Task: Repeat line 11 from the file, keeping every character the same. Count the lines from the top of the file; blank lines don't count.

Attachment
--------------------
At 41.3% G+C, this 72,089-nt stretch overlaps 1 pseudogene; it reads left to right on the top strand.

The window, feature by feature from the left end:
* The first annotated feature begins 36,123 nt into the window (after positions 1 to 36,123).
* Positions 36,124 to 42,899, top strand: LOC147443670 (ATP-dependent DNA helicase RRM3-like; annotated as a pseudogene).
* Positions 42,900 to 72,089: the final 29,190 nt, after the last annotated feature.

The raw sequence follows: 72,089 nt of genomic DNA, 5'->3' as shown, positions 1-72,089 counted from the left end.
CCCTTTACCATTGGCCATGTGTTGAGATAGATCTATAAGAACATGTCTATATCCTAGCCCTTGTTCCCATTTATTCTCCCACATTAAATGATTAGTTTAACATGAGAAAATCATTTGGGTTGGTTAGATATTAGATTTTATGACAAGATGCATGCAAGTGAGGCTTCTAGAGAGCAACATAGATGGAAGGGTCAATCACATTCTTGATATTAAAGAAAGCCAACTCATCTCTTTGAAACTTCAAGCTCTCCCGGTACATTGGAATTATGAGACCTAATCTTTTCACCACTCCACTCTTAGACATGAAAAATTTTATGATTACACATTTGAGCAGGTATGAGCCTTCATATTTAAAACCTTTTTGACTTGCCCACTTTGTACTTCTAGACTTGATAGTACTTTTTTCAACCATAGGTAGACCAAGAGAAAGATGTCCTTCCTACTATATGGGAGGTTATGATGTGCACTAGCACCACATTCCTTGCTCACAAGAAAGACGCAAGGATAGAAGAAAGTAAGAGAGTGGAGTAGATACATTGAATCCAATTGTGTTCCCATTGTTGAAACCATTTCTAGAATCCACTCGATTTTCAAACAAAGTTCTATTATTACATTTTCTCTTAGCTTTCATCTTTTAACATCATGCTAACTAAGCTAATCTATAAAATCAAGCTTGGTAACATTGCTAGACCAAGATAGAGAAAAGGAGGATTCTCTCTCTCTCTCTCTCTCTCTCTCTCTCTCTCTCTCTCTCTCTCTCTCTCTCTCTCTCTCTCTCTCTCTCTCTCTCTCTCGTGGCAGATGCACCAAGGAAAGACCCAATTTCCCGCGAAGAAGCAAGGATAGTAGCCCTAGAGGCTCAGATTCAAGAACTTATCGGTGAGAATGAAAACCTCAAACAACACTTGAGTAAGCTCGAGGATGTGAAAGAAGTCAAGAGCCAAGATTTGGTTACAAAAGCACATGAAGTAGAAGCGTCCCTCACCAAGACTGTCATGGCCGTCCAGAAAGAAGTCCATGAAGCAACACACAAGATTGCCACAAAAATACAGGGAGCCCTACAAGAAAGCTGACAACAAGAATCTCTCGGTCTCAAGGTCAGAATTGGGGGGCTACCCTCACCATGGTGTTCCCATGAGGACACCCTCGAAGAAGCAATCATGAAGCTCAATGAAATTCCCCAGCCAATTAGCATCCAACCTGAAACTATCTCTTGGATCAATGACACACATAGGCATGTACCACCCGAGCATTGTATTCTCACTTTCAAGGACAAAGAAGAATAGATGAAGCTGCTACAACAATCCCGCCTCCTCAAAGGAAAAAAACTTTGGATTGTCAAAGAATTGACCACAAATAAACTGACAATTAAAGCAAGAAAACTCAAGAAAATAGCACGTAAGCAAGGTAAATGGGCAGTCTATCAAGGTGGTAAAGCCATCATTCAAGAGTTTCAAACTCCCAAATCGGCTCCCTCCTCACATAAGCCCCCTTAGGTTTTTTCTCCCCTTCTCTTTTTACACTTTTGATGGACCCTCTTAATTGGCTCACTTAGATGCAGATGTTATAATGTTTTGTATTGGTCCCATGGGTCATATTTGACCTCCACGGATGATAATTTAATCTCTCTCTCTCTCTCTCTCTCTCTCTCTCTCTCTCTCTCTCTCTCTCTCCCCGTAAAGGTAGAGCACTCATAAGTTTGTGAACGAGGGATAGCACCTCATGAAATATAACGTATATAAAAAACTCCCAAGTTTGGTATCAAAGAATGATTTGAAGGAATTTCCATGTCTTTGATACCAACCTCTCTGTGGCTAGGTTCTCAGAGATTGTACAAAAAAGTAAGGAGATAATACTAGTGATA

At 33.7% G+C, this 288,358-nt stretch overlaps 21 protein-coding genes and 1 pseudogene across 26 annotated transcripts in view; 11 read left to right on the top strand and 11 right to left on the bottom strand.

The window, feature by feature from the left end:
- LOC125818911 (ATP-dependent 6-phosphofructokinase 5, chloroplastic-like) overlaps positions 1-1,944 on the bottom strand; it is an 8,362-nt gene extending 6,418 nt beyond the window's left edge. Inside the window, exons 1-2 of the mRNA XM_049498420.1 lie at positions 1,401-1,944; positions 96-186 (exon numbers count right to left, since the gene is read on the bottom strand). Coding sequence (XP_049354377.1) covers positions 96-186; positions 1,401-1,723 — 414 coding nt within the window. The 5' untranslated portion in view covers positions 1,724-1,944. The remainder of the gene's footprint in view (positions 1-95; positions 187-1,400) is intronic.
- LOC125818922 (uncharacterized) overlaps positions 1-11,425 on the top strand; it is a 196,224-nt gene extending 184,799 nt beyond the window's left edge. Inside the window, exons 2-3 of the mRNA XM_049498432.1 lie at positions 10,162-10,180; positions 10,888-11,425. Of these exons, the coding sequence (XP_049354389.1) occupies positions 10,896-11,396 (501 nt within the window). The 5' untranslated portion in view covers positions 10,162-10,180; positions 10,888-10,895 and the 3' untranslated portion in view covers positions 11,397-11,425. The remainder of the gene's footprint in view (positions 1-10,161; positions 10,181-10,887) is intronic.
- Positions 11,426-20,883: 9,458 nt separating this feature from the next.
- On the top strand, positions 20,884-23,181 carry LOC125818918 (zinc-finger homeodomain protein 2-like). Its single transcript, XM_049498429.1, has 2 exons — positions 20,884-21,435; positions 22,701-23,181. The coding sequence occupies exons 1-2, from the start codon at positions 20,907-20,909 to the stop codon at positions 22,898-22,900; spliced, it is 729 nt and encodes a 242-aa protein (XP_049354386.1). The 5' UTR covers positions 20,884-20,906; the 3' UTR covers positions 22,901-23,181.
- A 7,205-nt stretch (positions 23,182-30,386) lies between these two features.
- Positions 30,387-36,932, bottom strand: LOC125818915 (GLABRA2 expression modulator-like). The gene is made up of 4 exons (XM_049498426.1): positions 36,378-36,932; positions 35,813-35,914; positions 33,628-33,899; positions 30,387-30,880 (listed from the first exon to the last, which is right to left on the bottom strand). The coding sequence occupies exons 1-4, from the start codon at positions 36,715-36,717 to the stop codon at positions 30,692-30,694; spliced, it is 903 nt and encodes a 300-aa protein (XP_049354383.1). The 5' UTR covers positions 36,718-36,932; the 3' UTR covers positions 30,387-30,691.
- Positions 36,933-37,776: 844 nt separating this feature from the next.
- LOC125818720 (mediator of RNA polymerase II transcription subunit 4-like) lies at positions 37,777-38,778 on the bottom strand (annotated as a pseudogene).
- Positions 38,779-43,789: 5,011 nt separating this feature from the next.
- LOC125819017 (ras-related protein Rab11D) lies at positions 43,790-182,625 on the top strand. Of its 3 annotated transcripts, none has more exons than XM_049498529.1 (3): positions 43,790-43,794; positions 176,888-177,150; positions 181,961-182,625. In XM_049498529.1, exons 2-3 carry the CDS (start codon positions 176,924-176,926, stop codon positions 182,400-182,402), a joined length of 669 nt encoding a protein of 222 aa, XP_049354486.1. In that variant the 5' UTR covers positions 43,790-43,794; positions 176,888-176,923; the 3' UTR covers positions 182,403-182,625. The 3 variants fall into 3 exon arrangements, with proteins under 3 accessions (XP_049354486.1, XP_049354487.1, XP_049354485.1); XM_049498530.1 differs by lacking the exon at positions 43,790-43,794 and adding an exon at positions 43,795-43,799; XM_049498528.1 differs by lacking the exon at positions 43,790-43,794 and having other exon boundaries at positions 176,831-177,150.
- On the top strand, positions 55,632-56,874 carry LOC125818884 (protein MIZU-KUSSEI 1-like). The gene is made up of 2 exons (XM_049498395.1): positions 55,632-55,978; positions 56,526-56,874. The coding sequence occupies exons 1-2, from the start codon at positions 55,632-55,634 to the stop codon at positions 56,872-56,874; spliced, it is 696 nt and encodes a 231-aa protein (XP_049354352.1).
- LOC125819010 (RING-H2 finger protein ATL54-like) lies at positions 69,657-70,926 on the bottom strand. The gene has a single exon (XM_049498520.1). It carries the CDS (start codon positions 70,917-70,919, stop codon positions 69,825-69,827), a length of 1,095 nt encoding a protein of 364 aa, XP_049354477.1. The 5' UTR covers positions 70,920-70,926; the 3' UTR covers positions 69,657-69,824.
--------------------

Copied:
- LOC125818922 (uncharacterized) overlaps positions 1-11,425 on the top strand; it is a 196,224-nt gene extending 184,799 nt beyond the window's left edge. Inside the window, exons 2-3 of the mRNA XM_049498432.1 lie at positions 10,162-10,180; positions 10,888-11,425. Of these exons, the coding sequence (XP_049354389.1) occupies positions 10,896-11,396 (501 nt within the window). The 5' untranslated portion in view covers positions 10,162-10,180; positions 10,888-10,895 and the 3' untranslated portion in view covers positions 11,397-11,425. The remainder of the gene's footprint in view (positions 1-10,161; positions 10,181-10,887) is intronic.